Authorities in Namibia’s capital Windhoek on Wednesday took down and relocated a statue of a controversial German colonial officer following pressure from local activists.

The monument commemorated Curt von Francois, a German army commissioner who has been credited with founding Windhoek-something local campaigners and historians dispute.

The statue, which stood on a high pedestal outside municipal buildings, depicted Von Francois in a military uniform with a moustache, a large hat, and holding a sword.

Early in the 20th Century Namibia was a German Colony. After the 1st World War it became a League of Nations administered territory. Following the 2nd World War, South Africa administered Namibia, until independence in 1990. Namibia has passed through several distinct stages over the years.

“This moment is a recollection of dignity, our city has been white-washed,” Hildegard Titus, an activist with the A Curt Farewell movement that pushed for the statue’s removal, told AFP. “There is an emotional tie to the statue being taken down but it also has to do with historical accuracy.”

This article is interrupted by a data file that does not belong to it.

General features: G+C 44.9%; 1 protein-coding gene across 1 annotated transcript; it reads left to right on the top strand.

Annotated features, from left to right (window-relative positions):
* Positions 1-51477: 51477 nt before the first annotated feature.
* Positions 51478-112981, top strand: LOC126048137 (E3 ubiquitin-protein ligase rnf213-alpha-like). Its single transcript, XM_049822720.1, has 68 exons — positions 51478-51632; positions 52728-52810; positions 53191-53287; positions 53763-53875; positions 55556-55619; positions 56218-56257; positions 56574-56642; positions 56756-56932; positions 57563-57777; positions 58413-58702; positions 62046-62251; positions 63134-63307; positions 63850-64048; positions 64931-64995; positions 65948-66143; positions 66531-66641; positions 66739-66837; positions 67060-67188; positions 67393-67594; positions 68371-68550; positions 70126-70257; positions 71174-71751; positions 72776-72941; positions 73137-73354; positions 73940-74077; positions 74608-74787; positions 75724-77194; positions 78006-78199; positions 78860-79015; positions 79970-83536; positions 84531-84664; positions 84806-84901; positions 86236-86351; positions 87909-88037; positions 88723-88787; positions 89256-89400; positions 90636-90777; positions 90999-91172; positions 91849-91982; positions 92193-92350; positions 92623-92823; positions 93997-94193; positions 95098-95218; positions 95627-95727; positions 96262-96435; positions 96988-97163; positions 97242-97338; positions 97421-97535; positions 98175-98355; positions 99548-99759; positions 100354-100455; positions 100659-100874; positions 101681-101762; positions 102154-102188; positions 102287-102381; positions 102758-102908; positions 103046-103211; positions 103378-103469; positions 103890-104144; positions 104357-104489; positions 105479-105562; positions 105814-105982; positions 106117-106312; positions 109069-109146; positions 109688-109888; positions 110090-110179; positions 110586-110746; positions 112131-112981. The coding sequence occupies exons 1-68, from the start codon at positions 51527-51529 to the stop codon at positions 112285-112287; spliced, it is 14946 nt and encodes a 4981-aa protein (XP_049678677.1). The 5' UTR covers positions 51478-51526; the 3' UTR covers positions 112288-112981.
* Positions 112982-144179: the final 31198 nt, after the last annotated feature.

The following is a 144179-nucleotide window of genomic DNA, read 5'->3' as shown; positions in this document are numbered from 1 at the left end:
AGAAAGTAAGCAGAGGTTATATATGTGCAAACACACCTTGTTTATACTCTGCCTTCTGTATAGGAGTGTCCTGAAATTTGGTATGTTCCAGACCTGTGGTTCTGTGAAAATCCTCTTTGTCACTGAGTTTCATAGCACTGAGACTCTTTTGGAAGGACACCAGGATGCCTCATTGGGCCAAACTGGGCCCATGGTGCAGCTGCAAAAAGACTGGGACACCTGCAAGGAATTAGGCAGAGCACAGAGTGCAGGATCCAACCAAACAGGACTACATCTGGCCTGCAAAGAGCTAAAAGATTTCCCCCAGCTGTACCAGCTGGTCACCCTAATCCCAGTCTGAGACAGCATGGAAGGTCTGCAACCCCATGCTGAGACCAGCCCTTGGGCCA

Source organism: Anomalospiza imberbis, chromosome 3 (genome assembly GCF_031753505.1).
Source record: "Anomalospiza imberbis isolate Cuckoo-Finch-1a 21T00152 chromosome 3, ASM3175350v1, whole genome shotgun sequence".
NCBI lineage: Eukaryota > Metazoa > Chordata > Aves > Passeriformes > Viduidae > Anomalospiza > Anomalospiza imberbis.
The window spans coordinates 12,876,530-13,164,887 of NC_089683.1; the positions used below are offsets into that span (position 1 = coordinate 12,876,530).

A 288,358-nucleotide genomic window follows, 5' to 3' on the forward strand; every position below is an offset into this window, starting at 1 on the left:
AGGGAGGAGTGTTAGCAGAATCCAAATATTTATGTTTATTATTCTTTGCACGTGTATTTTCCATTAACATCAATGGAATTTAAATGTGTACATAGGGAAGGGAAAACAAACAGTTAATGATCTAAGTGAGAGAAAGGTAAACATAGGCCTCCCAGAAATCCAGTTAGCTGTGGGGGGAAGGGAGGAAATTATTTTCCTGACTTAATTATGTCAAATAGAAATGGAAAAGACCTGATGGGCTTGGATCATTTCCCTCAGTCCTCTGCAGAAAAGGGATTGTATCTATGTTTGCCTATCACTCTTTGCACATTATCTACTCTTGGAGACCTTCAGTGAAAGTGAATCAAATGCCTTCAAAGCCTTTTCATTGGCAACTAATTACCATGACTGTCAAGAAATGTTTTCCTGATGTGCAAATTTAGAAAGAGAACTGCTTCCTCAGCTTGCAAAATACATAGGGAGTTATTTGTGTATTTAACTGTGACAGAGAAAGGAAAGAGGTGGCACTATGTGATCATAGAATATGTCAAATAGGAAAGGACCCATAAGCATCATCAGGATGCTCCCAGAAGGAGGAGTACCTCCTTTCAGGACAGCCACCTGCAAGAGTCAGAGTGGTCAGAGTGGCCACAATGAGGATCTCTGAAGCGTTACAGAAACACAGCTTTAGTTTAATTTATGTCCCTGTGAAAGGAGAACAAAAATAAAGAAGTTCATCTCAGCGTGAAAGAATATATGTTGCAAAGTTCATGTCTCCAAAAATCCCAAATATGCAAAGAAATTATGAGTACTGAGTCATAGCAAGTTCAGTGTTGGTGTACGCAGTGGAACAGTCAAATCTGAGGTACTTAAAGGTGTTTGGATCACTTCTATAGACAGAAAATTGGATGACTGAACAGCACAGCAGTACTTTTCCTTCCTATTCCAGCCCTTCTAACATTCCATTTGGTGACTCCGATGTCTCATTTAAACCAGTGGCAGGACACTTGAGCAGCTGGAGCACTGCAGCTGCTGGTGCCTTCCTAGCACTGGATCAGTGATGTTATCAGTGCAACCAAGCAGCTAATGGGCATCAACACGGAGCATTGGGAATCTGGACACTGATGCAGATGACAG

The city council said the statue, which A Curt Farewell described as “a reminder of genocide,” will now be kept at the Windhoek City Museum.

There it will be displayed with an explanation of the historical context, said Aaron Nambadi, a curator at the museum.

“We as historians and curators were involved in this project to correct the false narrative that Von Francois was the founder of the city,” Nambadi told AFP.

2015: Negotiations start between the Namibian and German governments over an official apology and aid money.

July 7, 2016: For the first time, the German government recognizes the mass murder of Herero and Nama by German troops as genocide in an official document.

May 28, 2021: After six years of negotiations, German Foreign Minister Heiko Maas announces an agreement has been reached in which Germany recognizes the atrocities committed against the Herero and Nama people in the early 1900s as genocide. Berlin pledges to spend €1.1 billion ($1.3 billion) over 30 years for infrastructure and development aid in Namibia. The payments do not include reparations and are derided by Herero and Nama leaders as “unacceptable.”

Germany colonized Namibia from 1884 to 1915. Between 1904 and 1908, German settlers killed tens of thousands of indigenous Herero and Nama people in massacres historians have called the 20th century’s first genocide.

 

Piers Potter

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